Lawmakers unlikely to heed call to cut grants for students at for-profit colleges

Globe University
Globe University is a Minnesota-based for-profit career college with campuses in Minnesota, Wisconsin and South Dakota.
MPR Photo/Tim Post

As the state continues to struggle financially, lawmakers say they may look at cutting financial aid for students who attend for-profit colleges — but at this point the issue isn't high on their to-do list.

Minnesota is one of the most generous states in the country when it comes to providing financial aid to students at for-profit colleges.

Jake Pfeffer of White Bear Lake will pay around $52,000 to get his music business degree at Globe University in Woodbury.

Pfeffer, 21, will pay for about half with student loans and the rest with help from federal and state financial aid. $2,000 will come from Minnesota's State Grant program.

"To some people it won't seem like a lot," Pfeffer said. "But every dollar helps. Money is really tight when you're going to college; you're trying to work all the time and college is expensive."

The Minnesota State Grant program is open to students from low-income families, regardless of the school they attend.

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In recent years, there's been a growing debate over whether students who attend private for-profit colleges, like Globe University, should receive financial aid from the taxpayer-funded program.

Jake Pfeffer
Jake Pfeffer, 21, is a student in music business management at Globe University in Woodbury. Pfeffer, from White Bear Lake, is paying his tuition bill through a mix of loans and grants. He gets about $460 a semester from Minnesota's State Grant program.
MPR Photo/Tim Post

"The fundamental flaw is that the state shouldn't be subsidizing profit for institutions," said Aaron Klemz, who writes about higher education issues on the Cucking Stool blog. He's also a faculty member at state-funded Century College in White Bear Lake.

State money being given to students who attend for-profit colleges should instead be spent on the state's non-profit colleges, he said,

"The choice to shift more money to the for-profit sector is a choice to fund profit," Klemz said. "It's a choice to say the state would rather fund marketing and profit margins for these corporations than fund public institutions that serve our communities."

Klemz thinks Minnesota is out of step with its neighbors. Wisconsin's similar state grant program, for example, doesn't offer grants to students who attend for-profit schools. According to the National Association of State Student Grant and Aid Programs, Minnesota is fifth in the nation in money it provides to students attending for-profit colleges.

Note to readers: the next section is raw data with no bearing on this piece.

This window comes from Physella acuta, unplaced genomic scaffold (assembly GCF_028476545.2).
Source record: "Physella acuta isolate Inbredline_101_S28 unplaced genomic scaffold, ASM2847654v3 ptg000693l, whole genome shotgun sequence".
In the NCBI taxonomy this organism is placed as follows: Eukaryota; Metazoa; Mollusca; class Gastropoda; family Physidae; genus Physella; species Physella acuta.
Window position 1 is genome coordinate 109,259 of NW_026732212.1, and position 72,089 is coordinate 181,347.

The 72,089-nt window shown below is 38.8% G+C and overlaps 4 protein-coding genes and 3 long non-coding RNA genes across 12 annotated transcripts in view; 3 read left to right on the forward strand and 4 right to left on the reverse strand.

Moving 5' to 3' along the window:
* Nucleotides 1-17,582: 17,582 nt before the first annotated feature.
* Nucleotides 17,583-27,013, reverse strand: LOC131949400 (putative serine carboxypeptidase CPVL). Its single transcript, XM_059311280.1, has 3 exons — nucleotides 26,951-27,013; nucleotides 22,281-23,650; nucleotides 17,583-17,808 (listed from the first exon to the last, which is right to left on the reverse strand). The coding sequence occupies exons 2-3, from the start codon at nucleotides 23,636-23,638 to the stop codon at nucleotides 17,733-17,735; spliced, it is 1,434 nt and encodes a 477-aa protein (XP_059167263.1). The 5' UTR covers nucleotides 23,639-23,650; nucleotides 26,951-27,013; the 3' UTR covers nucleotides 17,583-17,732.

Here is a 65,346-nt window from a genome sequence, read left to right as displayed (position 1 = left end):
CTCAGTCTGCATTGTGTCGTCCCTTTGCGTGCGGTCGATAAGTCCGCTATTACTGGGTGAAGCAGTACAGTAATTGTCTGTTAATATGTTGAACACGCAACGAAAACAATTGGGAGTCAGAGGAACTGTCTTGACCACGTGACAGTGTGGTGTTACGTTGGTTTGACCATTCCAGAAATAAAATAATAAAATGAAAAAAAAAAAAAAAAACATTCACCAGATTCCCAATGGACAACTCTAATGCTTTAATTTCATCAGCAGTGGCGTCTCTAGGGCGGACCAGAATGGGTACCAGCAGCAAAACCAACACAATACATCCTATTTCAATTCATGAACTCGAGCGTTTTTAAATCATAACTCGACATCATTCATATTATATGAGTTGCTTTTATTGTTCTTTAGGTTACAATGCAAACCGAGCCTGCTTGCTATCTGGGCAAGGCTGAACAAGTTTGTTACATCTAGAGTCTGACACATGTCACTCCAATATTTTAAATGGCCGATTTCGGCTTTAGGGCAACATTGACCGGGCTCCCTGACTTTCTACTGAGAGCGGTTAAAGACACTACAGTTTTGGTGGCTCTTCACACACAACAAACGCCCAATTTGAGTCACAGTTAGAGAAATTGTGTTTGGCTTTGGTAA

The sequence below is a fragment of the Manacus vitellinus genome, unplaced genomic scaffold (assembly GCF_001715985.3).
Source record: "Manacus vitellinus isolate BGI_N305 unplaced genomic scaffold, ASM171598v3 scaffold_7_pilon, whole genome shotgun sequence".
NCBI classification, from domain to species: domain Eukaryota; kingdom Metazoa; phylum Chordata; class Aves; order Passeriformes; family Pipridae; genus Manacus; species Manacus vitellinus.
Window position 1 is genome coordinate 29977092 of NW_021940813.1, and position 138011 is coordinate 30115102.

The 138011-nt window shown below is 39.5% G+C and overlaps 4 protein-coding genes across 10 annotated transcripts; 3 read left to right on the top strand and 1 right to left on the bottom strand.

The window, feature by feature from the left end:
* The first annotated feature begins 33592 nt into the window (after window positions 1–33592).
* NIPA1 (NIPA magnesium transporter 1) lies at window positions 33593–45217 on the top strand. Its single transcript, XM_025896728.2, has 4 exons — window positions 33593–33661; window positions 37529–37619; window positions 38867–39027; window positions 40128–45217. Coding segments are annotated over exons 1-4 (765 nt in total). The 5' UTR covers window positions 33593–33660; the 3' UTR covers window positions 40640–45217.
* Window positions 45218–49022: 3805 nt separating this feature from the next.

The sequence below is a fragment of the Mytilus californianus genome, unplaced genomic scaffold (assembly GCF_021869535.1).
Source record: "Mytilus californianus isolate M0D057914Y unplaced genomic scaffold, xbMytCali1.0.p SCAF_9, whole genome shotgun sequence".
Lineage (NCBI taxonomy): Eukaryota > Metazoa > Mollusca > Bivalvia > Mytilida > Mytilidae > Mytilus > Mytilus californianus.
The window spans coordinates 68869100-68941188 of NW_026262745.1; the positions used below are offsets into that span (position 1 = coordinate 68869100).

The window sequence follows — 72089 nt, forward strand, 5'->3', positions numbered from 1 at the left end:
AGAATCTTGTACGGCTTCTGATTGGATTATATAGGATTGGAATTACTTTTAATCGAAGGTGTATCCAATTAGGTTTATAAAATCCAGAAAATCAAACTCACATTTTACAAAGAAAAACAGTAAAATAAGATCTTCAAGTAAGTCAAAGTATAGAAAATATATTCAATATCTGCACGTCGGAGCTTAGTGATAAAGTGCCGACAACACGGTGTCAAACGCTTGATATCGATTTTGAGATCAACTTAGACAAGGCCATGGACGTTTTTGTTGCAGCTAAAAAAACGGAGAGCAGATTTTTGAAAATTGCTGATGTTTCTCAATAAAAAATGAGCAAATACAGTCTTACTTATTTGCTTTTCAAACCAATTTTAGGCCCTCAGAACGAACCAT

The Minnesota Office of Higher Education said last year $22 million in state financial aid went to students attending for-profit schools — about 13 percent of the grant money given to all students. Any changes to the State Grant would be up to the Legislature.

Sen. Michelle Fischbach, R-Paynesville, who chairs a Higher Education Committee at the State Capitol, said it's not an issue that's on her radar because money from the State Grant program doesn't go directly to schools.

"The student decides where that money is going to go and takes it, but it's awarded to the student instead of awarded to a school," Fischbach said.

Rep. Joe Atkins, DFL-Inver Grove Heights, who sits on a Higher Education Committee in the State House, does want the Legislature take a look at which students qualify for state financial aid.

"That doesn't necessarily mean excluding for-profit institutions from receiving State Grant dollars. The key though is that we get bang for our buck when they use them at for-profit institutions," Atkins said.

That could be done by requiring for-profit schools to meet benchmarks in graduation rates and student debt for their students to qualify for financial aid from the state, Atkins said.

Tom Kosel, the head of government relations at Globe University, said such a move is fine with him — as long as all schools are involved.

"A discussion about benchmarks that would be across the board for all institutions would be welcome," he said.

Larry Pogemiller, the new head of the state's Office of Higher Education, doesn't foresee any legislative action adjusting the State Grant program this session.

"I think most feel that's benefited Minnesota students pretty well," he said. "It doesn't appear that the data indicates that there's an overuse on the for-profit side versus the non-profit side."

But Pogemiller admits that could change if a lawsuit by the state targeting a national for-profit college company is successful.

Minnesota Attorney General Lori Swanson is suing Education Management Corporation, which runs two schools in Minnesota, over claims the company paid incentives to its recruiters, which is illegal.

Pogemiller said if the lawsuit proves wrong doing by a for-profit college in Minnesota, it could start a new conversation over where students can spend financial aid they get from the state.